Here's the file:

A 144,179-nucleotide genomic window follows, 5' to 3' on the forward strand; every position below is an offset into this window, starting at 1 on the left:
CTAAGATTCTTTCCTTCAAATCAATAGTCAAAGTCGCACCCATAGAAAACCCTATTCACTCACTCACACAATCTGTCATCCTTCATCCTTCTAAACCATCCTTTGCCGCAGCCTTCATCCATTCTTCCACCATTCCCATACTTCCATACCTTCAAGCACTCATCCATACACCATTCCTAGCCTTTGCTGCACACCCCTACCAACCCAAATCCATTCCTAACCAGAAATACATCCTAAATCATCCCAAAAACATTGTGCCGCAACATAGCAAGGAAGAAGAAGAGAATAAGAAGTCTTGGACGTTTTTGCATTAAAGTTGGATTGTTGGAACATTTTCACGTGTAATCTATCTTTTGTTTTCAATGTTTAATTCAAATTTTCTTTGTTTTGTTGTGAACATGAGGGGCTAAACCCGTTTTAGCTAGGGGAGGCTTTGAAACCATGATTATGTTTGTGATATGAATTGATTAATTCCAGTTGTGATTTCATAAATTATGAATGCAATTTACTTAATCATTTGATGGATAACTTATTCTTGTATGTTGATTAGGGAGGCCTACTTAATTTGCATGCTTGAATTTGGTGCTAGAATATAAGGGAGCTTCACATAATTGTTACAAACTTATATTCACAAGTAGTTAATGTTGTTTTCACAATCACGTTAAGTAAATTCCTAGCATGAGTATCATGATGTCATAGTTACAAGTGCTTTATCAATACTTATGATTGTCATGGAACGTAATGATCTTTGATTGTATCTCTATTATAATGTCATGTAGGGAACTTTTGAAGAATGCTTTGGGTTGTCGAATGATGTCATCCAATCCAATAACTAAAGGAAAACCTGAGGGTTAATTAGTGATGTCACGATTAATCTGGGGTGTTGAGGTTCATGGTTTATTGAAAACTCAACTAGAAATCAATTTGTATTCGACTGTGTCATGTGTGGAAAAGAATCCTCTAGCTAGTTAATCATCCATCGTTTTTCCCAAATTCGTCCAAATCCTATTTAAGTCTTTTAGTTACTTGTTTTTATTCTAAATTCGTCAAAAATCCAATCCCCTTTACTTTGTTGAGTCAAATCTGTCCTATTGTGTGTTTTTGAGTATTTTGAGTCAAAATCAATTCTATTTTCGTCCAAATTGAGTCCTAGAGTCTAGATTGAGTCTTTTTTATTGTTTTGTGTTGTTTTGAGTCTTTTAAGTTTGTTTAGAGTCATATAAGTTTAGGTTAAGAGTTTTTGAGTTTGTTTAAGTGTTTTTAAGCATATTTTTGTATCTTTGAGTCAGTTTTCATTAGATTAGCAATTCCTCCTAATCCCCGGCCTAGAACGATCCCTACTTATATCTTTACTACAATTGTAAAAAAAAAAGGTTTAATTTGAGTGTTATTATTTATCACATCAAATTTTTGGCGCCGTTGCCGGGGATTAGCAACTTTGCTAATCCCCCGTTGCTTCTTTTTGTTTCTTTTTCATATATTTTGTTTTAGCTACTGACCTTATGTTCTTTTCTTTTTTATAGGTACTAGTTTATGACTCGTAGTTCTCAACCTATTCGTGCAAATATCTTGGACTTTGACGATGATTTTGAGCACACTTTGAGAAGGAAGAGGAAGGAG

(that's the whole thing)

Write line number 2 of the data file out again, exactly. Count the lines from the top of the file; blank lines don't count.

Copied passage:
CTAAGATTCTTTCCTTCAAATCAATAGTCAAAGTCGCACCCATAGAAAACCCTATTCACTCACTCACACAATCTGTCATCCTTCATCCTTCTAAACCATCCTTTGCCGCAGCCTTCATCCATTCTTCCACCATTCCCATACTTCCATACCTTCAAGCACTCATCCATACACCATTCCTAGCCTTTGCTGCACACCCCTACCAACCCAAATCCATTCCTAACCAGAAATACATCCTAAATCATCCCAAAAACATTGTGCCGCAACATAGCAAGGAAGAAGAAGAGAATAAGAAGTCTTGGACGTTTTTGCATTAAAGTTGGATTGTTGGAACATTTTCACGTGTAATCTATCTTTTGTTTTCAATGTTTAATTCAAATTTTCTTTGTTTTGTTGTGAACATGAGGGGCTAAACCCGTTTTAGCTAGGGGAGGCTTTGAAACCATGATTATGTTTGTGATATGAATTGATTAATTCCAGTTGTGATTTCATAAATTATGAATGCAATTTACTTAATCATTTGATGGATAACTTATTCTTGTATGTTGATTAGGGAGGCCTACTTAATTTGCATGCTTGAATTTGGTGCTAGAATATAAGGGAGCTTCACATAATTGTTACAAACTTATATTCACAAGTAGTTAATGTTGTTTTCACAATCACGTTAAGTAAATTCCTAGCATGAGTATCATGATGTCATAGTTACAAGTGCTTTATCAATACTTATGATTGTCATGGAACGTAATGATCTTTGATTGTATCTCTATTATAATGTCATGTAGGGAACTTTTGAAGAATGCTTTGGGTTGTCGAATGATGTCATCCAATCCAATAACTAAAGGAAAACCTGAGGGTTAATTAGTGATGTCACGATTAATCTGGGGTGTTGAGGTTCATGGTTTATTGAAAACTCAACTAGAAATCAATTTGTATTCGACTGTGTCATGTGTGGAAAAGAATCCTCTAGCTAGTTAATCATCCATCGTTTTTCCCAAATTCGTCCAAATCCTATTTAAGTCTTTTAGTTACTTGTTTTTATTCTAAATTCGTCAAAAATCCAATCCCCTTTACTTTGTTGAGTCAAATCTGTCCTATTGTGTGTTTTTGAGTATTTTGAGTCAAAATCAATTCTATTTTCGTCCAAATTGAGTCCTAGAGTCTAGATTGAGTCTTTTTTATTGTTTTGTGTTGTTTTGAGTCTTTTAAGTTTGTTTAGAGTCATATAAGTTTAGGTTAAGAGTTTTTGAGTTTGTTTAAGTGTTTTTAAGCATATTTTTGTATCTTTGAGTCAGTTTTCATTAGATTAGCAATTCCTCCTAATCCCCGGCCTAGAACGATCCCTACTTATATCTTTACTACAATTGTAAAAAAAAAAGGTTTAATTTGAGTGTTATTATTTATCACATCAAATTTTTGGCGCCGTTGCCGGGGATTAGCAACTTTGCTAATCCCCCGTTGCTTCTTTTTGTTTCTTTTTCATATATTTTGTTTTAGCTACTGACCTTATGTTCTTTTCTTTTTTATAGGTACTAGTTTATGACTCGTAGTTCTCAACCTATTCGTGCAAATATCTTGGACTTTGACGATGATTTTGAGCACACTTTGAGAAGGAAGAGGAAGGAG